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Hungarians are consuming more energy drinks than ever

Hungarians' addiction to energy and sports drinks has grown further, the latest figures from the Nielsen Retail Index show. Retail sales in the segment were more than HUF 11 billion in the ten-month period through September 2010, up 11% in value and 17% in volume terms from the year before. Most of the turnover came from energy drinks, as sports drink sales were less than HUF 300 million. Average consumer prices decreased: for one liter of energy drink we paid a price of HUF 501 weighted with volume sales, down from HUF 527.

The sales figures show a trend that runs counter to the general phenomenon in the food retail sector, as the role of small shops is bigger, and this tendency is growing. While of all the other food types, 35% were sold in shops smaller than 400 sqm in the December 2009–September 2010 period, the figure for energy and sports drinks was 41%.

Meanwhile, the share of commercial brands has decreased, from 36% last year to 29%, but regions are leveling out, with the south-eastern and north-eastern regions consuming more of these drinks. The central region with Budapest, where 28% of the population lives, consumed 35% of the total in value terms in the given period.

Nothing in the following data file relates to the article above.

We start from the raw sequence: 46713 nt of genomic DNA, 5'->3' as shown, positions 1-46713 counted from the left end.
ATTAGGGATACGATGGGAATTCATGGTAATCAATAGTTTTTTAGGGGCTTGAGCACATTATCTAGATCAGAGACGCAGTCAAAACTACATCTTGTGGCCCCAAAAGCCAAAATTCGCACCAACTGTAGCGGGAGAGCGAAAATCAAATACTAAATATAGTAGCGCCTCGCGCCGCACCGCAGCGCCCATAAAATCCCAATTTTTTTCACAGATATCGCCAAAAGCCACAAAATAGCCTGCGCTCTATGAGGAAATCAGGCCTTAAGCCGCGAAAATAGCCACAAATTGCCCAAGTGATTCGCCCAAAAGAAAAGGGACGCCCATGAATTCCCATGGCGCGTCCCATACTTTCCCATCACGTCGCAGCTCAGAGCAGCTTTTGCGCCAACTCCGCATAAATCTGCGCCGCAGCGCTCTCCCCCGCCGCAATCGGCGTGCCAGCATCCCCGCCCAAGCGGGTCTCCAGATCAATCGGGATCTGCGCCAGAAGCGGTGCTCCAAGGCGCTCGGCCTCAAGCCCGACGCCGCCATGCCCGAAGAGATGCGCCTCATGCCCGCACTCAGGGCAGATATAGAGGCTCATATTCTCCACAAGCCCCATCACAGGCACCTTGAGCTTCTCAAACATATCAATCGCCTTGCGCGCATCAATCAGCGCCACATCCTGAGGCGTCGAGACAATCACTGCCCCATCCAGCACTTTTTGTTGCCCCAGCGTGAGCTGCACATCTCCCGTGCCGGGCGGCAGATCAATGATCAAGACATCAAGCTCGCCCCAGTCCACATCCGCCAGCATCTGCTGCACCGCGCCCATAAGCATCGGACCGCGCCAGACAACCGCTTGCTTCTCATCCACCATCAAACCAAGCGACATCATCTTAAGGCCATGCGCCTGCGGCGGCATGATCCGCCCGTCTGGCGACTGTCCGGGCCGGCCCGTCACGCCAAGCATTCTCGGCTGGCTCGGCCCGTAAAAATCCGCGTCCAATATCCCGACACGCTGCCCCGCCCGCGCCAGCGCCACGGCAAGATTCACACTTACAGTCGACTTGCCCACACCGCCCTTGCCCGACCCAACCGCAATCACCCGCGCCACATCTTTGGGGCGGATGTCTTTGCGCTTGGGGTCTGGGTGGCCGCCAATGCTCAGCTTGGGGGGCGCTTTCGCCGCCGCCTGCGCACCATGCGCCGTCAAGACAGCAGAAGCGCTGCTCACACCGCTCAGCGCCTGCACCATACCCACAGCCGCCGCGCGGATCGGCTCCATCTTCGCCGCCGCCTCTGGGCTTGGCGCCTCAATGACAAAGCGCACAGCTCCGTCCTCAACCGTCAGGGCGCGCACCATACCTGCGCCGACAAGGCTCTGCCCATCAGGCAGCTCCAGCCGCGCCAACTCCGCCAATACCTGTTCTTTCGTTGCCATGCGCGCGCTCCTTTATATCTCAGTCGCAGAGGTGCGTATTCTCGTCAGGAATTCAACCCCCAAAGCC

Hungary is not only good in drinking liquid energy, but will also be in producing it. Miskolc-based energy drink maker Hell Energy Kft is relocating its HUF 1.1 billion bottling plant and logistics base to Szikszó, two years after the owners decided to move production abroad. Production is expected to start in March and reach the largest bottling capacity in Hungary: 48,000 units an hour on the metal-can production line and 18,000 an hour on the PET bottle line.

Besides being a business success, many people tend to forget about the dark side of consuming taurine-based drinks. Energy drinks contain more caffeine than a simple coffee: 70–200 mg, as opposed to 40–150 mg for a strong coffee. It's even more worrying that ingredients like guarana, taurine, herbs, minerals and some vitamins can interact with caffeine, influencing heart rhythm, blood pressure and even mental state, especially if consumed in larger portions or combined with alcohol. (Anikó Jóri-Molnár)